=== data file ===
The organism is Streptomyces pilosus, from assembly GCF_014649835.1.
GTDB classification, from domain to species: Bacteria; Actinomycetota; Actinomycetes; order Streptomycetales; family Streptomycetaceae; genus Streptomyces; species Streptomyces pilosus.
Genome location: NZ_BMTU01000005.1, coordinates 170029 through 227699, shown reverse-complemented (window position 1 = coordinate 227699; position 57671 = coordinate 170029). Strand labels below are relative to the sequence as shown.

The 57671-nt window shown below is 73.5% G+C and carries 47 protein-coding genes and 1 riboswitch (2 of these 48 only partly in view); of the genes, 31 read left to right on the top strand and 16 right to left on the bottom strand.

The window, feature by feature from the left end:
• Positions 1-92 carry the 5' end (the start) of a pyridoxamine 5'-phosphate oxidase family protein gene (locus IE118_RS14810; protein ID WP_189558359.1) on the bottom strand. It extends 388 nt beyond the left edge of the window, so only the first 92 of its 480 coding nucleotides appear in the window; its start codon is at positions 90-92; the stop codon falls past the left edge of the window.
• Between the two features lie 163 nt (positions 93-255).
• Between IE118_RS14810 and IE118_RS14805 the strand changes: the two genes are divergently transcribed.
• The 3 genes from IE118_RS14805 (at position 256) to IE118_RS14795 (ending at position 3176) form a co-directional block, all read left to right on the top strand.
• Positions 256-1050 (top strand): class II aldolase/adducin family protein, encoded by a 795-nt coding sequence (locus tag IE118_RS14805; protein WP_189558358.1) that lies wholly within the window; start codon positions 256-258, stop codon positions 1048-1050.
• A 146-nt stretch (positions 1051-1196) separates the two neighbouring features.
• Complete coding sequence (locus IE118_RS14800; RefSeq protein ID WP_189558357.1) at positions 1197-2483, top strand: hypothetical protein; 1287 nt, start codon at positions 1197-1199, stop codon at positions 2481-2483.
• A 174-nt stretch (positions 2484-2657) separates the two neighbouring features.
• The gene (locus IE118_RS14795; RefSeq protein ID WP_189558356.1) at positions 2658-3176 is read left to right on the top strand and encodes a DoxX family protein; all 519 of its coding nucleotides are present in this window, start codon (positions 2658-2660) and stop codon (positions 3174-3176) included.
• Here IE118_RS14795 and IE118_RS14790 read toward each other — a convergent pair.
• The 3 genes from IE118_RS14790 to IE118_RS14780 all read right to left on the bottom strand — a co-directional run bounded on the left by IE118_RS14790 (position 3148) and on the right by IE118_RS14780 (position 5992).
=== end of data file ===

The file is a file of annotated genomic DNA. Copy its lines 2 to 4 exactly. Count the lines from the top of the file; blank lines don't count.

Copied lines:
GTDB classification, from domain to species: Bacteria; Actinomycetota; Actinomycetes; order Streptomycetales; family Streptomycetaceae; genus Streptomyces; species Streptomyces pilosus.
Genome location: NZ_BMTU01000005.1, coordinates 170029 through 227699, shown reverse-complemented (window position 1 = coordinate 227699; position 57671 = coordinate 170029). Strand labels below are relative to the sequence as shown.

The 57671-nt window shown below is 73.5% G+C and carries 47 protein-coding genes and 1 riboswitch (2 of these 48 only partly in view); of the genes, 31 read left to right on the top strand and 16 right to left on the bottom strand.